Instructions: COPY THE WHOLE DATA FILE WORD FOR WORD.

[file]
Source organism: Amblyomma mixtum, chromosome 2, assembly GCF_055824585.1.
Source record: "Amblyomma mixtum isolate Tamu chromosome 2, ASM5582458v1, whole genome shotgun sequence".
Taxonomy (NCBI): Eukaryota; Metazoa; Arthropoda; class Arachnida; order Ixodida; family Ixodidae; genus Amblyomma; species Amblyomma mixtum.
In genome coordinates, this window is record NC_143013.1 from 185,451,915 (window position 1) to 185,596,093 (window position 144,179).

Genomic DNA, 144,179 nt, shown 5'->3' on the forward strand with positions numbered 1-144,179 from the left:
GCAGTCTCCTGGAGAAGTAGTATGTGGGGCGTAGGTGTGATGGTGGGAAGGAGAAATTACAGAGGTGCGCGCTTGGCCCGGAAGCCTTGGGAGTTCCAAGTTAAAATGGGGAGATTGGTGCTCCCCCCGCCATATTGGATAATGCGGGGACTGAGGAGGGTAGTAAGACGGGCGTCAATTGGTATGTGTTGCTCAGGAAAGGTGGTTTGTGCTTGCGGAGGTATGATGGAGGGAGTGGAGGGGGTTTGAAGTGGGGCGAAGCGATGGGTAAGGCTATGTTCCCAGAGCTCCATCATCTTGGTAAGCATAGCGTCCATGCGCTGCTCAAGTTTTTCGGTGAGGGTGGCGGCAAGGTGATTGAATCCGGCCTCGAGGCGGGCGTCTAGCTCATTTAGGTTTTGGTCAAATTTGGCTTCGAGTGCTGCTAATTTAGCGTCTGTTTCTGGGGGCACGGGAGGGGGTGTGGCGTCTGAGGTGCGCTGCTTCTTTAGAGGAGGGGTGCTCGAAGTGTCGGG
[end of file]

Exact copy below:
Source organism: Amblyomma mixtum, chromosome 2, assembly GCF_055824585.1.
Source record: "Amblyomma mixtum isolate Tamu chromosome 2, ASM5582458v1, whole genome shotgun sequence".
Taxonomy (NCBI): Eukaryota; Metazoa; Arthropoda; class Arachnida; order Ixodida; family Ixodidae; genus Amblyomma; species Amblyomma mixtum.
In genome coordinates, this window is record NC_143013.1 from 185,451,915 (window position 1) to 185,596,093 (window position 144,179).

Genomic DNA, 144,179 nt, shown 5'->3' on the forward strand with positions numbered 1-144,179 from the left:
GCAGTCTCCTGGAGAAGTAGTATGTGGGGCGTAGGTGTGATGGTGGGAAGGAGAAATTACAGAGGTGCGCGCTTGGCCCGGAAGCCTTGGGAGTTCCAAGTTAAAATGGGGAGATTGGTGCTCCCCCCGCCATATTGGATAATGCGGGGACTGAGGAGGGTAGTAAGACGGGCGTCAATTGGTATGTGTTGCTCAGGAAAGGTGGTTTGTGCTTGCGGAGGTATGATGGAGGGAGTGGAGGGGGTTTGAAGTGGGGCGAAGCGATGGGTAAGGCTATGTTCCCAGAGCTCCATCATCTTGGTAAGCATAGCGTCCATGCGCTGCTCAAGTTTTTCGGTGAGGGTGGCGGCAAGGTGATTGAATCCGGCCTCGAGGCGGGCGTCTAGCTCATTTAGGTTTTGGTCAAATTTGGCTTCGAGTGCTGCTAATTTAGCGTCTGTTTCTGGGGGCACGGGAGGGGGTGTGGCGTCTGAGGTGCGCTGCTTCTTTAGAGGAGGGGTGCTCGAAGTGTCGGG